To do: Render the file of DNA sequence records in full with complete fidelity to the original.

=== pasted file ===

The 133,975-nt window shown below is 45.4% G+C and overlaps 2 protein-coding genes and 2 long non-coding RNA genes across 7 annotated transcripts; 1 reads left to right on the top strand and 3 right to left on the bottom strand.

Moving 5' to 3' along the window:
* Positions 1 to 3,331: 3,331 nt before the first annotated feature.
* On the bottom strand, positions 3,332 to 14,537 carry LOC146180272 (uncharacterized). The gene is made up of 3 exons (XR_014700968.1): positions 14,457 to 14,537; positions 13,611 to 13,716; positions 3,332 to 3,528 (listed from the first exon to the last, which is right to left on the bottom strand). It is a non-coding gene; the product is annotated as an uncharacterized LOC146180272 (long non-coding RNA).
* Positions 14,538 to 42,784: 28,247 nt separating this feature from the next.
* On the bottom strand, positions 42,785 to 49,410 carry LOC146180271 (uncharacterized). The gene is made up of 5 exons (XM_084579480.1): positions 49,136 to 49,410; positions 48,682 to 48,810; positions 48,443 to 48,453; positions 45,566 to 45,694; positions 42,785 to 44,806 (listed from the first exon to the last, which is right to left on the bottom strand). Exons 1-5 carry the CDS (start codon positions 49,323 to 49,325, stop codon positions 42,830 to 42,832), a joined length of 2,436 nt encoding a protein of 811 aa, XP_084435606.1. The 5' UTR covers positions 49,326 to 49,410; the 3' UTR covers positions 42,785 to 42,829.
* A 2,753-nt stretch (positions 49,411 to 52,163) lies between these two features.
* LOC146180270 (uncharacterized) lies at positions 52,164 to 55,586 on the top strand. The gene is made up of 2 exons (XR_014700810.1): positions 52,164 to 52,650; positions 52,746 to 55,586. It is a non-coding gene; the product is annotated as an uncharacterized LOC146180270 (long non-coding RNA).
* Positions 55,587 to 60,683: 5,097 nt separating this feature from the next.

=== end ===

The 133,975-nt window shown below is 45.4% G+C and overlaps 2 protein-coding genes and 2 long non-coding RNA genes across 7 annotated transcripts; 1 reads left to right on the top strand and 3 right to left on the bottom strand.

Moving 5' to 3' along the window:
* Positions 1 to 3,331: 3,331 nt before the first annotated feature.
* On the bottom strand, positions 3,332 to 14,537 carry LOC146180272 (uncharacterized). The gene is made up of 3 exons (XR_014700968.1): positions 14,457 to 14,537; positions 13,611 to 13,716; positions 3,332 to 3,528 (listed from the first exon to the last, which is right to left on the bottom strand). It is a non-coding gene; the product is annotated as an uncharacterized LOC146180272 (long non-coding RNA).
* Positions 14,538 to 42,784: 28,247 nt separating this feature from the next.
* On the bottom strand, positions 42,785 to 49,410 carry LOC146180271 (uncharacterized). The gene is made up of 5 exons (XM_084579480.1): positions 49,136 to 49,410; positions 48,682 to 48,810; positions 48,443 to 48,453; positions 45,566 to 45,694; positions 42,785 to 44,806 (listed from the first exon to the last, which is right to left on the bottom strand). Exons 1-5 carry the CDS (start codon positions 49,323 to 49,325, stop codon positions 42,830 to 42,832), a joined length of 2,436 nt encoding a protein of 811 aa, XP_084435606.1. The 5' UTR covers positions 49,326 to 49,410; the 3' UTR covers positions 42,785 to 42,829.
* A 2,753-nt stretch (positions 49,411 to 52,163) lies between these two features.
* LOC146180270 (uncharacterized) lies at positions 52,164 to 55,586 on the top strand. The gene is made up of 2 exons (XR_014700810.1): positions 52,164 to 52,650; positions 52,746 to 55,586. It is a non-coding gene; the product is annotated as an uncharacterized LOC146180270 (long non-coding RNA).
* Positions 55,587 to 60,683: 5,097 nt separating this feature from the next.